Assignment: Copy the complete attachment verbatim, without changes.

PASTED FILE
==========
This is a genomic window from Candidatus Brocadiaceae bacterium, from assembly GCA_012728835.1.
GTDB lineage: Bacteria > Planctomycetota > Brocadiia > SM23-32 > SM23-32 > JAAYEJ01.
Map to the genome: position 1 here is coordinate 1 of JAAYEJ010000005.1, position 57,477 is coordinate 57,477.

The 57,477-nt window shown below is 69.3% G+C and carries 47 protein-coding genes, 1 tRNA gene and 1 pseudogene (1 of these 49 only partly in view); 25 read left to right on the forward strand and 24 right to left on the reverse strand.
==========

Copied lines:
This is a genomic window from Candidatus Brocadiaceae bacterium, from assembly GCA_012728835.1.
GTDB lineage: Bacteria > Planctomycetota > Brocadiia > SM23-32 > SM23-32 > JAAYEJ01.
Map to the genome: position 1 here is coordinate 1 of JAAYEJ010000005.1, position 57,477 is coordinate 57,477.

The 57,477-nt window shown below is 69.3% G+C and carries 47 protein-coding genes, 1 tRNA gene and 1 pseudogene (1 of these 49 only partly in view); 25 read left to right on the forward strand and 24 right to left on the reverse strand.